An example is more complicated, counting the number of elements in a list in a functional style:
``````  count(List) ->
count(List, 0)
count([], Iterator) -> Iterator
count(List, Iterator + 1)
``````

And this is also valid CoffeeScript code.
Thus, we can write in the usual style for functional languages ​​directly on coffee, without the need to use a precompiler.

For clarity, I will continue to talk on the example of the same factorial. So
this code:
``````  fact(0) -> 1
fact(N) -> N * fact(N - 1)
``````

translates to js as follows:
``````  fact(0)(function() {
return 1;
});
fact(N)(function() {
return N * fact(N - 1);
});
``````

It can even be executed, but with "ReferenceError" errors, that fact and N are not declared.
You can wrap this code in a wrapper function so that it is passed as an argument
``````  function_wrapper ->
fact(0) -> 1
fact(N) -> N * fact(N - 1)
``````

in js we get the following:
``````function_wrapper(function() {
fact(0)(function() {
return 1;
});
fact(N)(function() {
return N * fact(N - 1);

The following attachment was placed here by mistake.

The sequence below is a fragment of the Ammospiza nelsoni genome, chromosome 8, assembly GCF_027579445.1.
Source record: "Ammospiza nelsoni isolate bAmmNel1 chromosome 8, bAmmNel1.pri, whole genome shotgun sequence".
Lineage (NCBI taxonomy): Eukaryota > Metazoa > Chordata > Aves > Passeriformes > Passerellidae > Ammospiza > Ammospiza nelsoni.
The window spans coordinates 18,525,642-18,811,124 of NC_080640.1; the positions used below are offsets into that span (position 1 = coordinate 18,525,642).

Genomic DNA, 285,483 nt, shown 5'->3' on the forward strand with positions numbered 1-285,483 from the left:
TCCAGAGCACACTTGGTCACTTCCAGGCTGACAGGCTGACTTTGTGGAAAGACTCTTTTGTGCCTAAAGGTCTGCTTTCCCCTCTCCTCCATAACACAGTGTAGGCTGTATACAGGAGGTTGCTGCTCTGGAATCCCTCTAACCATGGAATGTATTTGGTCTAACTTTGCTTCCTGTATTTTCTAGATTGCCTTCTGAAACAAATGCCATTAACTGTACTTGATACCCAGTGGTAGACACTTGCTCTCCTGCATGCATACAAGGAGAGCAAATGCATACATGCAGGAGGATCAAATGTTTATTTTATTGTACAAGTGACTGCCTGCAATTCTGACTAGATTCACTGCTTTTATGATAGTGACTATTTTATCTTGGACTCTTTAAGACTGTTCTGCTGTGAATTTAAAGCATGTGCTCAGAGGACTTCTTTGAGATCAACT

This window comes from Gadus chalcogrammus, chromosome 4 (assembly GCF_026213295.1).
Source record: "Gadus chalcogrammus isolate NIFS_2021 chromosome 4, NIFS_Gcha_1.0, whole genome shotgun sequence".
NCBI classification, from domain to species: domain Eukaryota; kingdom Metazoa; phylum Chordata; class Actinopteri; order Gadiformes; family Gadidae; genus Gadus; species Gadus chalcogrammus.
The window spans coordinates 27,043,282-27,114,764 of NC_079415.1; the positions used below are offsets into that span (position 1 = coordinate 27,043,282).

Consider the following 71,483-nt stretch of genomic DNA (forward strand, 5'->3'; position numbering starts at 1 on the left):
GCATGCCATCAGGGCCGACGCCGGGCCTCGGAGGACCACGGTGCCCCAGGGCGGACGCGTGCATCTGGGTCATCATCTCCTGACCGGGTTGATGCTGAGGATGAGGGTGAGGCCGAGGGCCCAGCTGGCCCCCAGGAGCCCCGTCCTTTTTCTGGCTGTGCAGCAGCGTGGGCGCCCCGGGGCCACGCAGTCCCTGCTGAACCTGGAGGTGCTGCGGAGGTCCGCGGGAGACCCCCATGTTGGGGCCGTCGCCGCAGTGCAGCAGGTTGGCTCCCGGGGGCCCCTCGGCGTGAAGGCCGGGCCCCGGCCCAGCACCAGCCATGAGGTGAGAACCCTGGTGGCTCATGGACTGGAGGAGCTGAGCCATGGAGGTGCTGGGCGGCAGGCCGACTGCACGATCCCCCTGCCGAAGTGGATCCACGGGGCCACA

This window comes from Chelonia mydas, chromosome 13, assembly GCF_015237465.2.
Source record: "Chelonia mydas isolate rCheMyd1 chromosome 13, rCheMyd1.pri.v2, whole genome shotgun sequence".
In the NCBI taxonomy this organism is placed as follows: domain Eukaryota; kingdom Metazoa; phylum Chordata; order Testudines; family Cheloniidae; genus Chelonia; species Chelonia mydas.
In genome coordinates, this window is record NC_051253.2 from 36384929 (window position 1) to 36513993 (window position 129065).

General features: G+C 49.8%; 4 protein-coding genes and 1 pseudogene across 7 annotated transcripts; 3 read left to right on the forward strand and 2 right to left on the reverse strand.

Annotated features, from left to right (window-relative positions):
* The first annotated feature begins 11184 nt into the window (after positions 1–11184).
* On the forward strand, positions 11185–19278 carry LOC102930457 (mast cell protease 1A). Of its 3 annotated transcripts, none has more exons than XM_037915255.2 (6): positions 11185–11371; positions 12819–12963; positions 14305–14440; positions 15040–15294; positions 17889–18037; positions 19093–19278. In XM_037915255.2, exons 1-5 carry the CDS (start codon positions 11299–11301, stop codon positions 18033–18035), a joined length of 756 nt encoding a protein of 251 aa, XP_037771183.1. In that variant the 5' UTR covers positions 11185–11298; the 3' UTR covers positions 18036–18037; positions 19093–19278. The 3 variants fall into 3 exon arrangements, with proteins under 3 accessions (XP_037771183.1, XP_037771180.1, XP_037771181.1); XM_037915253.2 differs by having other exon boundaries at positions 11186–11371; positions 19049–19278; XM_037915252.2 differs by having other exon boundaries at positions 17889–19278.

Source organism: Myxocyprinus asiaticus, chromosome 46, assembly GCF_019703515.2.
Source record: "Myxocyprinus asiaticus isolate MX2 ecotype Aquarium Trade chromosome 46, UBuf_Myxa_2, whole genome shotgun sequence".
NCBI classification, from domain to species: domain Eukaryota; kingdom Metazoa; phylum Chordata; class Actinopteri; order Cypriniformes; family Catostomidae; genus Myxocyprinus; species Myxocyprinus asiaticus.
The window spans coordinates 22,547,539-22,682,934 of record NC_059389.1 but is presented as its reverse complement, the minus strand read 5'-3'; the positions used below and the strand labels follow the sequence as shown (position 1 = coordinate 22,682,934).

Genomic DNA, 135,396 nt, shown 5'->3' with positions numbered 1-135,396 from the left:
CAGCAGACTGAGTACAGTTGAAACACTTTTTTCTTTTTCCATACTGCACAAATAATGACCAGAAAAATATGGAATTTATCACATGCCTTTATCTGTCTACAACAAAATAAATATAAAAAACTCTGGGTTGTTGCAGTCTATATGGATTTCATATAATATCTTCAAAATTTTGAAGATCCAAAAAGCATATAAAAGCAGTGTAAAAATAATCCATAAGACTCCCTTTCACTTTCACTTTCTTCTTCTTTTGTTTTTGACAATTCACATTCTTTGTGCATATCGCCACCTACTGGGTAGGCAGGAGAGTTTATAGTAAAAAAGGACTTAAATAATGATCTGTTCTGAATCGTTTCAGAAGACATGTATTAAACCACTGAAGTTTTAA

});
});
``````

Now function_wrapper can analyze the function passed to it in the
argument and pass all the missing variables to it. Something like this:
``````var function_wrapper = function(fn){
var fn_body = fn.toString().replace(/function.*\{([\s\S]+)\}\$/ig, "\$1");
var new_function = Function.apply(null, fn_body, /*именованные аргументы*/ 'fact', 'N');
var fact_stub = function(){
return function(){};
};
// маркируем N как переменную
var N_stub = function(){};
N_stub.type = "variable";
N_stub.name = "N";
new_function(fact_stub, N_stub)
}
``````

Now the code is executed without errors, but so far does nothing.
Next up is fact_stub , which can also parse its arguments and
generate its local branch of the current function. For a factorial, it will look something like this: After the parsing tree is built, you can easily generate a module and create it through the same Function.apply.
The module body should look like this:
``````var f_fact_local_0 = function(){
return 1;
};
var f_fact_local_1 = function(N){
return N * f_fact(N - 1);
};
var f_fact = function(){
if(arguments === 0){
return f_fact_local_0();
}
return f_fact_local_1(arguments);
};
return {
f_fact: f_fact
};
``````

In fact, everything is a little more complicated, but here I tried to state the basic principles of work.
If the article is not clear - write, I will try to fix it.

The library itself is here: github.com/nogizhopaboroda/f_context

Any comments are welcome. Like feature requests.